Are you making a clothing garment with panels to sew together? The schematics can be confusing, and below is a photo tutorial on what they look like and how to dissect them.
For joining panels, I use whip stitching. I use stitch markers, aka yarn, to tie bow tie knots to hold the panels together so they can evenly sew.
Both free patterns are available:
The beautiful woman wearing the sweater, the sweater is called Party People Crochet Pullover. Mikey’s sweater is Men’s Pullover Sweater.
How to Whip Stitch
Option 1 – Assumed by Designers
The designers will show a schematic of what the panels of the garment will look like. In this format, the panels are flat. Many designers put the front and back overlaid with each other to save paper space.
In the schematic below, I placed the gray in the neckline to show you the back panel is only visible there when they are overlaid.
When you are ready to attach. Place the garment panels with the wrong side (WS) facing up. This will case the sewing to be on the inside of the garment. Attach the shoulders together as step 1.
The sleeves are sewn into the flat area inside the indent area. Use the stitch markers to hold them into position as sometimes the sleeves me slightly a different size.
See the picture of the colourful sweater showing you that the sleeve is squared off in the indent when it’s sewn into position.
Fold the front and back panels over top of each other so the wrong side (WS) is facing up. That’s inside out.
Turn the garment right-side out as if you were going to wear it out in public. All of the seams you did will be inside the garment. The sleeves will look squared off in this format.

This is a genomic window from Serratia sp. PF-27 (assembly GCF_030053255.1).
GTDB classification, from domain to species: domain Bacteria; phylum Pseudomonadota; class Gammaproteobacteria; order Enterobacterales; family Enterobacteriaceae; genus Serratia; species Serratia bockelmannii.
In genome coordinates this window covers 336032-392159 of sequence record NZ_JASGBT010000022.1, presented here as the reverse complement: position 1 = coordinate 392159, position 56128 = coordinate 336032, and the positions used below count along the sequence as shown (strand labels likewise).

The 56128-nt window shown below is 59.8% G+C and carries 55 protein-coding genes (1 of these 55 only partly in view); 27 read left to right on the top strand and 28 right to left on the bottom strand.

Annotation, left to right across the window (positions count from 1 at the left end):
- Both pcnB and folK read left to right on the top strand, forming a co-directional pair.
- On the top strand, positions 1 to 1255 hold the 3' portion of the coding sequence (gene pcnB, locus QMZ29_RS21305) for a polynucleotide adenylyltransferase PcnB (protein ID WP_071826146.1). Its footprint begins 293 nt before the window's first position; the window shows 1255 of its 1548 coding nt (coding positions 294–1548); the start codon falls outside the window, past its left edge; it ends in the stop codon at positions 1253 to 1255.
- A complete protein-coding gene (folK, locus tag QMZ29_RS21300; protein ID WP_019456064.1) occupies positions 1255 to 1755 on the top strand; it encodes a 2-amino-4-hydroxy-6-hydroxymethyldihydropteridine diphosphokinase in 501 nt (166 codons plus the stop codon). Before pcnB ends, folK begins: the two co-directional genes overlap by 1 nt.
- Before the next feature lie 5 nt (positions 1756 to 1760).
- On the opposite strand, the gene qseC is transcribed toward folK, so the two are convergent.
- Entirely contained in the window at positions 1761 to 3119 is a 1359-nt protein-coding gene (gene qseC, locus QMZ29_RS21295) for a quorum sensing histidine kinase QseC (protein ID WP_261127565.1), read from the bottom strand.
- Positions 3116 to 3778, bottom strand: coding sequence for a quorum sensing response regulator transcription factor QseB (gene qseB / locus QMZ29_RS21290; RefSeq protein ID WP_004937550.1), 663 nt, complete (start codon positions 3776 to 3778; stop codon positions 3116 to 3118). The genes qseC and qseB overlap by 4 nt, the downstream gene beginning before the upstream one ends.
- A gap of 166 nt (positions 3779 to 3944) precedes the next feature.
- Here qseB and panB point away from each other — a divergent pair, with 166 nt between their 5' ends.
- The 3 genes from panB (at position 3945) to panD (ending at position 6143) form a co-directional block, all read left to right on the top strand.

Option 2 – Contouring the Turn
For Mikey’s sweater, through lack of information but having seen it done before, he contoured the corners by joining the sleeve at the outside of the panel and forced the sleeve to make the 90-degree turn. While it bunches up sitting flat, our bodies are not flat and it contours under the arm. If the designer wants this, they will highlight it in the pattern. Assume option 1 unless the designer says differently.
Sew the shoulders together but look where the sleeves will be attached for option 2.
Using stitch markers, evenly space the sleeve from the edge and force the sleeve on the small indent to make the 90-degree turn. This will pull the 90-degree turn to be rounded off in appearance.
The sleeves will have a contoured look based on the last step. You just have to sew the remaining of the sleeve and side edge on both sides to finish.
Flip the garment right-side out so it’s ready to wear out. You will notice the sleeves will appear in this format with Option 2.
Can You Tell the Difference?
Mikey’s sweaters were joined with Option B as he thought it was the right way to do it. However, he saw this before and thought it was the right way. However, the designer’s assumption is Option 1 if it’s not told any differently.
Comment on “How to Join Panels for Garments Photo Tutorial”
Comparing the two methods of joining set in sleeves was very helpful. It’s a subtle difference when looking at the pattern but the wearability of option 2 is greatly increased over option 1. I prefer set in sleeves rather than the drop sleeve style even though it is in vogue right now. And, it is a bit more involved to join but worth the effort. Learning day by day.